Incardination and excardination

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Incardination is the formal term in the Catholic Church for a clergyman being under a bishop or other ecclesiastical superior. It is also sometimes used to refer to laity who may transfer to another part of the church, from say the Western Latin Church to an Eastern Catholic Church or from a territorial diocese to one of the three personal ordinariates for former Anglicans.

Catholic Church Largest Christian church, led by the Bishop of Rome

The Catholic Church, also known as the Roman Catholic Church, is the largest Christian church, with approximately 1.3 billion baptised Catholics worldwide as of 2017. As the world's oldest and largest continuously functioning international institution, it has played a prominent role in the history and development of Western civilisation. The church is headed by the Bishop of Rome, known as the pope. Its central administration, the Holy See, is in the Vatican City, an enclave within the city of Rome in Italy.

A bishop is an ordained, consecrated, or appointed member of the Christian clergy who is generally entrusted with a position of authority and oversight.

In a hierarchy or tree structure of any kind, a superior is an individual or position at a higher level in the hierarchy than another, and thus closer to the apex. In business, superiors are people who are supervisors and in the military, superiors are people who are higher in the chain of command. Superiors are given, sometimes supreme, authority over others under their command. When an order is given, one must follow that order and obey it or punishment may be issued.

Tied to diocese or superior

As one part of the hierarchy of the Catholic Church, every Catholic priest or deacon must have an ordinary as a superior. Such an ordinary is most often a diocesan bishop, but can also be a leader of a religious order, such as the Jesuits or Franciscans, or some other ecclesiastical superior.

Hierarchy of the Catholic Church Organization of the Catholic Church

The hierarchy of the Catholic Church consists of its bishops, priests, and deacons. In the ecclesiological sense of the term, "hierarchy" strictly means the "holy ordering" of the Church, the Body of Christ, so to respect the diversity of gifts and ministries necessary for genuine unity.

Deacon ministry in the Christian Church

A deacon is a member of the diaconate, an office in Christian churches that is generally associated with service of some kind, but which varies among theological and denominational traditions. Major Christian churches, such as the Catholic Church, the Eastern Orthodox Church and the Anglican church, view the diaconate as part of the clerical state.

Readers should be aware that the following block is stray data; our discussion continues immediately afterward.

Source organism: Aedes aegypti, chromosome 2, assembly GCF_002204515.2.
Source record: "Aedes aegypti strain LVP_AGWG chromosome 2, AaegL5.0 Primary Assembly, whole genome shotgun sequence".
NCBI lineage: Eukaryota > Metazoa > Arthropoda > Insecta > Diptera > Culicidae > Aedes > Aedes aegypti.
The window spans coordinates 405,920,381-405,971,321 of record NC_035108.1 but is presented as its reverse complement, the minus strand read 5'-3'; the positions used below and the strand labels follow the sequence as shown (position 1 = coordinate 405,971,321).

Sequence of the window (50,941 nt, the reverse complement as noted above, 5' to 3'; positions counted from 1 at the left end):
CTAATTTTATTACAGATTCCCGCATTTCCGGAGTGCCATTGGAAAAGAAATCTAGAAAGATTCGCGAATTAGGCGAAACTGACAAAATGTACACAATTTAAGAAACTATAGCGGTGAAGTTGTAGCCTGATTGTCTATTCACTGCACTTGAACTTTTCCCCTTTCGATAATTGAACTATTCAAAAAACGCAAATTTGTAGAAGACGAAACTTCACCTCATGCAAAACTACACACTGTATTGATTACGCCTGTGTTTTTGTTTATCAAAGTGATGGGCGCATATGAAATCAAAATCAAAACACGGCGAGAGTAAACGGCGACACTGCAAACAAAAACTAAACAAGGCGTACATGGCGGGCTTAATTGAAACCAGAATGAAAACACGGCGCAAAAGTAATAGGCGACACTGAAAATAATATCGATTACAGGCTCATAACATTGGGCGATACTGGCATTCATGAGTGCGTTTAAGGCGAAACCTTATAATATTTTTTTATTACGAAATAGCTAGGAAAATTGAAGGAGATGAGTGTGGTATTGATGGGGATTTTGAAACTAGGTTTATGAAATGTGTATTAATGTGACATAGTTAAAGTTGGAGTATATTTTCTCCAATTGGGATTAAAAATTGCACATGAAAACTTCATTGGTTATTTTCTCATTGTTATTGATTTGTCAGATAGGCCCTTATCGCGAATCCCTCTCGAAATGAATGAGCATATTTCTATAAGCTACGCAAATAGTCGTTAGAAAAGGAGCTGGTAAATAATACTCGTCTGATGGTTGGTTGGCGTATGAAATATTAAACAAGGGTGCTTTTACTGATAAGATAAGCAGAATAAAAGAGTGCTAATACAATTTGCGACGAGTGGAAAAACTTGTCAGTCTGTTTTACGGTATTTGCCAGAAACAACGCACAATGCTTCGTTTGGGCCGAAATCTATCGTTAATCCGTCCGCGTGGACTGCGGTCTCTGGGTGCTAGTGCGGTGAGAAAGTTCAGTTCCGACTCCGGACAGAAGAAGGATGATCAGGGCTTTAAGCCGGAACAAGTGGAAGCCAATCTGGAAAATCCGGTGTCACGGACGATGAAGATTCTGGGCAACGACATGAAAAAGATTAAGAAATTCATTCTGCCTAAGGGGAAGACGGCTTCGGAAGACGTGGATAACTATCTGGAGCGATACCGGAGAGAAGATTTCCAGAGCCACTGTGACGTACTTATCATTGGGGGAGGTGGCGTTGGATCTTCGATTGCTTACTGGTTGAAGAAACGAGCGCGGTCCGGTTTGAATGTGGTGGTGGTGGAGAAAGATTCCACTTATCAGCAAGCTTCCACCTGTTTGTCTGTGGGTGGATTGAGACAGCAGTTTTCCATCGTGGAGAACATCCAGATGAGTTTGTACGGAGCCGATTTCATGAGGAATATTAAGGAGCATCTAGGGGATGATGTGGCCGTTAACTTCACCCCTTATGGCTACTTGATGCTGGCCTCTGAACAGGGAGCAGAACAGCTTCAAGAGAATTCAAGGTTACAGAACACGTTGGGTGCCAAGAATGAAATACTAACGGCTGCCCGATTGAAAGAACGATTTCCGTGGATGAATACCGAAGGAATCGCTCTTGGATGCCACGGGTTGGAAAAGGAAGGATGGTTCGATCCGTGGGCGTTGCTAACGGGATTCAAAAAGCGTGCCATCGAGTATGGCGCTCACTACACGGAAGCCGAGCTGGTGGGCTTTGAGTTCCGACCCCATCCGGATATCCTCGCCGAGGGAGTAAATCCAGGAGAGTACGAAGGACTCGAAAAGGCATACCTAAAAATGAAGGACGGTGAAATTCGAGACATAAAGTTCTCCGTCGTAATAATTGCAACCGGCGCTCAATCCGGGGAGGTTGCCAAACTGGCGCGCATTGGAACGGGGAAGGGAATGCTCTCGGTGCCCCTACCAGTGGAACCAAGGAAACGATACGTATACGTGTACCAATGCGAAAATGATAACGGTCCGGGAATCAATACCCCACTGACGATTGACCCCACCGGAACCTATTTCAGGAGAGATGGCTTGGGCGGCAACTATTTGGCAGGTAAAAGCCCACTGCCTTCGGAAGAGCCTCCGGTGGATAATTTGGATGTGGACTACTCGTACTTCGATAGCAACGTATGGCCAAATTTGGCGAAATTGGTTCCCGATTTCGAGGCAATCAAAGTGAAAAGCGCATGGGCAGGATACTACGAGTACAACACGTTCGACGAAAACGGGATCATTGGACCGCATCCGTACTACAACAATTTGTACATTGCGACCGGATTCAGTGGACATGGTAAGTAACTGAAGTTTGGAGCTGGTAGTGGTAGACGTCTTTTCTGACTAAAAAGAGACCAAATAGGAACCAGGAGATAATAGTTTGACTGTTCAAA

A diocesan bishop, within various Christian traditions, is a bishop or archbishop in pastoral charge of a diocese or archdiocese.

The purpose of incardination is to ensure that no cleric is "freelance", without a clear ecclesiastical superior to whom the cleric is accountable and who is in turn is responsible for the cleric.

Change of diocese

Incardination does not cease until the moment when that cleric is incardinated as a subject of another superior. An excardination from one diocese, for instance, does not become effective until the moment of incardination to another, so there is no gap during which the clergyman is not clearly answerable to a definitely determined superior.

A priest or deacon may move from diocese to diocese taking a new position, including moving to a new country, while formally still being incardinated in his original diocese, and therefore still under the supervision of his original diocese's bishops, at least formally, by Canon Law. For instance, a Philippine diocesan priest may be assigned to a parish in the United States for decades but still be formally incardinated in his original Philippine diocese. An example of when the formal incardination matters is the case of Fr. Frank Pavone who headed Priests for Life. Though Priests for Life was headquartered in New York City, Fr. Frank Pavone was incardinated in the Roman Catholic Diocese of Amarillo, and so when questions were raised about Fr. Pavone's activities, it was the bishop of Amarillo who investigated initially, not the archbishop of New York.

Frank Pavone Roman Catholic priest and pro-life activist

Frank Anthony Pavone is an American Roman Catholic priest and a pro-life activist. He is the National Director of Priests for Life (PFL), a private association of the faithful, and serves as the Chairman and Pastoral Director of Rachel's Vineyard, a ministry of Priests for Life. He also is the President of the National Pro-Life Religious Council, an umbrella group of various Christian denominations working to end abortion, and serves as Pastoral Director of the Silent No More awareness campaign.

Priests for Life Roman Catholic pro-life organization

Priests for Life (PFL) is a pro-life organization based in Titusville, Florida. It functions as a network to promote and coordinate pro-life activism, especially among Roman Catholic priests and laymen, with the primary strategic goal of ending abortion and euthanasia and to spread the message of the Evangelium vitae encyclical, written by Pope John Paul II.